In the same study, it was found that boiled sweet potatoes have a low GI of 46 5. This is different from baked sweet potatoes, which have a high GI of 100. When you boil sweet potatoes, the glucose in them gets into your system more slowly. This makes your blood sugar more stable and in control. People with diabetes should choose boiled sweet potatoes because of this.
Roasted and Fried Sweet potatoes have a high GI [Not Good for Diabetes] 
The GI ratings of roasted and fried sweet potatoes were also looked at and found to be high. Sweet yam was one of the roasted potatoes that had a GI of 82. In the same way, frying sweet potatoes can also make them have a high GI, which means that their blood sugar levels rise quickly.
The results of the study show that the way sweet potatoes are cooked, such as by boiling, roasting, baking, or frying, does have an effect on their GI.
GI Comparison of Raw, Steamed, Baked, Microwaved and Dehydrated Sweet Potato and its Impact on Diabetes
|Cooking Method||Flesh (GI)||Skin (GI)|
|Raw Sweet Potato||32||19|
|Steamed Sweet Potato||63||30|
|Baked Sweet Potato||64||34|
|Microwaved Sweet Potato||66||N.D.|
|Dehydrated Sweet Potato||41||N.D.|
Based on table 1, it can be concluded that raw, steamed and baked sweet potato with skin have low GI and can be a good candidate for diabetes. Similarly, Diabetic person should be ok able to eat raw and dehydrated sweet potato without skin. 
Comparision of Sweet potato Without Skin and With Skin for Diabetes
Based on results from table 1, all types of sweet potato (raw, steamed, and baked) have lower GI for with skin compared to without skin sweet potato. This result indicates that it is better to eat sweet potato with skin. 
Should You Eat Sweet Potato with or Without Skin if You are Diabetic?
Based on Table 1, all types of sweet potatoes tested (raw, cooked, and baked) have lower glycemic index (GI) values when they are eaten with the skin than when they are eaten without the skin. This result shows that it’s good to eat the skin along with the sweet potato. By eating sweet potatoes with their skins, people may have less of an effect on their blood sugar levels, which could lead to better glucose control.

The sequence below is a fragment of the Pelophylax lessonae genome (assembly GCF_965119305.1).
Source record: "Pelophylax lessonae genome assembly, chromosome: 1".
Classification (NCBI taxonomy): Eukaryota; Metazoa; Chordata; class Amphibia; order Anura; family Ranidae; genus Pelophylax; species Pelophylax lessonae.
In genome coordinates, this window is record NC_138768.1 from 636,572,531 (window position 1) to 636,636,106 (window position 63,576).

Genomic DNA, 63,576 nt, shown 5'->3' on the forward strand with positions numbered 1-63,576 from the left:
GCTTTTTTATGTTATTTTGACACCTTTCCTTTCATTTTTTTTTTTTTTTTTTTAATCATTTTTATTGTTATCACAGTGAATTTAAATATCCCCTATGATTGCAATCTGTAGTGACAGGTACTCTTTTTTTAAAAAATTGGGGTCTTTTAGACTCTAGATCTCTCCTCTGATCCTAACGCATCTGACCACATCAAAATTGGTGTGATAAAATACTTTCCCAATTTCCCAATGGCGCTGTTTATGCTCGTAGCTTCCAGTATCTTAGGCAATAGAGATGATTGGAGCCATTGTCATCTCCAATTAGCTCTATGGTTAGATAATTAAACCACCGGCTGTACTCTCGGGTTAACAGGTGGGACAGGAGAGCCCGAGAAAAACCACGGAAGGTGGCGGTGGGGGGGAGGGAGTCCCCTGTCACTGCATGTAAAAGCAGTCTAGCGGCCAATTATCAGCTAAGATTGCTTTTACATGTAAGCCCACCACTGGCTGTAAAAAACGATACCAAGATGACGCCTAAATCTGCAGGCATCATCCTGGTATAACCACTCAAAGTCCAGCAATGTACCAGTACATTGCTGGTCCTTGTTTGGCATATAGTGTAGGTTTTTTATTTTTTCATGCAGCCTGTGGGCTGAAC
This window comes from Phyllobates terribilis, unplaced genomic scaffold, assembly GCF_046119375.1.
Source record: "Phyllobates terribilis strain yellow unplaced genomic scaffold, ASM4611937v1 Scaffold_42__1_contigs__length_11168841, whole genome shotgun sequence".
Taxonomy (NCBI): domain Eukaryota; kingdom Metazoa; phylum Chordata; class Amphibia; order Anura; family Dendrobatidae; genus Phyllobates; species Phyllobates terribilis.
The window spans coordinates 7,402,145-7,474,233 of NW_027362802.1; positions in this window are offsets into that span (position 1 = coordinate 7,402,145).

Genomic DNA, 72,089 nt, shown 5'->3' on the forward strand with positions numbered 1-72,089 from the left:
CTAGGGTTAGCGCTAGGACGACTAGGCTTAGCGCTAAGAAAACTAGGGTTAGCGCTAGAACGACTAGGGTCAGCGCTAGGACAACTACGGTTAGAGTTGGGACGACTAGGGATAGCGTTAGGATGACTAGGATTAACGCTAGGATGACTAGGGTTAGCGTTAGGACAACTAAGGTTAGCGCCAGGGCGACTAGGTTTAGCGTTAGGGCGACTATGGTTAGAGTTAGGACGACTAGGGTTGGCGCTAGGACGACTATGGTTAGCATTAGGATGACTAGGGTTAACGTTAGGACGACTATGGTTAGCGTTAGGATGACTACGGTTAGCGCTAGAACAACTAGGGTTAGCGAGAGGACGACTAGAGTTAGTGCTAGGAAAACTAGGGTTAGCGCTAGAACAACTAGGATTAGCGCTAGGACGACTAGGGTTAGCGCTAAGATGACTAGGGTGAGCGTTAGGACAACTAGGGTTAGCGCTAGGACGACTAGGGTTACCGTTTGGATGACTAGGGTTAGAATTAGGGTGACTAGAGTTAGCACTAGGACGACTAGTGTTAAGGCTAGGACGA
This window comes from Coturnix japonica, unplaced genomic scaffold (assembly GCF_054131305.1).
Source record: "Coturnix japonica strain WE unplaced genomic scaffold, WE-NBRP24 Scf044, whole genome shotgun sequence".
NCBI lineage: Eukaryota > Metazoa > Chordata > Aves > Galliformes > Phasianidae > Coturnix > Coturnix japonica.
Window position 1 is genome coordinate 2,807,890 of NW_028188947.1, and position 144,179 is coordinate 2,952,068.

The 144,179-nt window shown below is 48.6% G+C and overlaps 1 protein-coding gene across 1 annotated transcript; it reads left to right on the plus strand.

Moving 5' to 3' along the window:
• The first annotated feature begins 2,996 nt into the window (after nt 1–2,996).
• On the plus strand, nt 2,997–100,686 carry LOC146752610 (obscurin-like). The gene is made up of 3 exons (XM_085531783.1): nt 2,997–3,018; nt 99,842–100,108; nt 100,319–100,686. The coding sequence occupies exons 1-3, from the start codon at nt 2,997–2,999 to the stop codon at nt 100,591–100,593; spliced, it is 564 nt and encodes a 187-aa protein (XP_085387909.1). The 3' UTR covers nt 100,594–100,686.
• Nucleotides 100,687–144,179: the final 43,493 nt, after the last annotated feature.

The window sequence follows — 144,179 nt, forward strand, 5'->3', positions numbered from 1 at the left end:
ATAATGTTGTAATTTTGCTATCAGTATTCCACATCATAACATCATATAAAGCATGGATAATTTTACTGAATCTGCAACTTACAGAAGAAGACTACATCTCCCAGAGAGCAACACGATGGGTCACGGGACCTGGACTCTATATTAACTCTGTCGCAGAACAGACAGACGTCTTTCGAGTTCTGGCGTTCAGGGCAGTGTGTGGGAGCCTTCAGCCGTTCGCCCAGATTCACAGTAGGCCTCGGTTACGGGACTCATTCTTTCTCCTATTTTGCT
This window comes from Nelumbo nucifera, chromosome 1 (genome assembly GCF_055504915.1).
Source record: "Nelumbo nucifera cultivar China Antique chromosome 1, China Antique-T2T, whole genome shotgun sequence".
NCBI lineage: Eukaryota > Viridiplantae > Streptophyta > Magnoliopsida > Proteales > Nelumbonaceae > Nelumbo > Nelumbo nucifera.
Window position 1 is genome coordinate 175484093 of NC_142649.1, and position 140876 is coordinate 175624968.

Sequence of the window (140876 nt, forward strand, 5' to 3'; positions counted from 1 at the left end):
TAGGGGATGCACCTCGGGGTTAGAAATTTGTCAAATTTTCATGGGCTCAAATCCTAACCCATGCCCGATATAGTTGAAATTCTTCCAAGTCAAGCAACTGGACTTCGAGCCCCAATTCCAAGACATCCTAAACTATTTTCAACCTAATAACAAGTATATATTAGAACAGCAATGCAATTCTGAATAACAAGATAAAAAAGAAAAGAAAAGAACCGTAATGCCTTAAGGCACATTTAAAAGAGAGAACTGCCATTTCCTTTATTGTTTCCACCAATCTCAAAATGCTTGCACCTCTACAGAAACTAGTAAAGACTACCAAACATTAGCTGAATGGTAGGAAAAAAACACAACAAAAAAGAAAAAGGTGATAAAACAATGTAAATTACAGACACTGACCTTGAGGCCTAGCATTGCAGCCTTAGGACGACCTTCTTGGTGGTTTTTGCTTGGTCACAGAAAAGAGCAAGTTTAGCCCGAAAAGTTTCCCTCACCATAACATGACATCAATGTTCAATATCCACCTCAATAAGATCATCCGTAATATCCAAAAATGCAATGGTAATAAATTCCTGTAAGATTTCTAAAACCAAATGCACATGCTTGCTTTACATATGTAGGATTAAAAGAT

Scientific Study on Effect of Eating Sweet Potato in Diabetic
Study on Rats
In 2012, scientists looked how hyperglycemic rats’ blood sugar levels changed after they ate sweet potato starch with a low glycemic index (GI) compared to sweet potato starch with a high GI. The study lasted for 4 weeks, and at the end, the rats’ blood sugar levels were better after they ate low-GI sweet potato starch than after they ate high-GI potato starch. Also, the results showed that a diet high in sweet potato starch could make insulin-resistant rats more sensitive to insulin. Changes in adipocytokine levels, proinflammatory cytokines, and insulin signaling are all possible reasons for this change in insulin sensitivity. These results help us learn more about how sweet potato starch helps control blood sugar after a meal and improves insulin sensitivity in people with high blood sugar or insulin resistance.